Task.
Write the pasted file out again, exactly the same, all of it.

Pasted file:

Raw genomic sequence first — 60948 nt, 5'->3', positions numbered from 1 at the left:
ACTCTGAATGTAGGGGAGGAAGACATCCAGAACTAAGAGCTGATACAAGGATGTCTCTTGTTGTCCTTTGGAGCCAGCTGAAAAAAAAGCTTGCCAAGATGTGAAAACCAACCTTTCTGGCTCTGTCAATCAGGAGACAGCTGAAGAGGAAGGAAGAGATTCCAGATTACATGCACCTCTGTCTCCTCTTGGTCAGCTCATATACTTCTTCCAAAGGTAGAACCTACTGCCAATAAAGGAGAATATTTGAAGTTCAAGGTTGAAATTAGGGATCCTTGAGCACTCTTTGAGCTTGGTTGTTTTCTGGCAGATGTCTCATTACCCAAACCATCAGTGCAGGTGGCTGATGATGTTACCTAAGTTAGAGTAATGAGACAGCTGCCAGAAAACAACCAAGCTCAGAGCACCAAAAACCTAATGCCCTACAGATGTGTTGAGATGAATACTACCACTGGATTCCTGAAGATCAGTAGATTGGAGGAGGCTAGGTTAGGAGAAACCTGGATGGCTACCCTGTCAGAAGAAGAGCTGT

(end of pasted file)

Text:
Raw genomic sequence first — 60948 nt, 5'->3', positions numbered from 1 at the left:
ACTCTGAATGTAGGGGAGGAAGACATCCAGAACTAAGAGCTGATACAAGGATGTCTCTTGTTGTCCTTTGGAGCCAGCTGAAAAAAAAGCTTGCCAAGATGTGAAAACCAACCTTTCTGGCTCTGTCAATCAGGAGACAGCTGAAGAGGAAGGAAGAGATTCCAGATTACATGCACCTCTGTCTCCTCTTGGTCAGCTCATATACTTCTTCCAAAGGTAGAACCTACTGCCAATAAAGGAGAATATTTGAAGTTCAAGGTTGAAATTAGGGATCCTTGAGCACTCTTTGAGCTTGGTTGTTTTCTGGCAGATGTCTCATTACCCAAACCATCAGTGCAGGTGGCTGATGATGTTACCTAAGTTAGAGTAATGAGACAGCTGCCAGAAAACAACCAAGCTCAGAGCACCAAAAACCTAATGCCCTACAGATGTGTTGAGATGAATACTACCACTGGATTCCTGAAGATCAGTAGATTGGAGGAGGCTAGGTTAGGAGAAACCTGGATGGCTACCCTGTCAGAAGAAGAGCTGT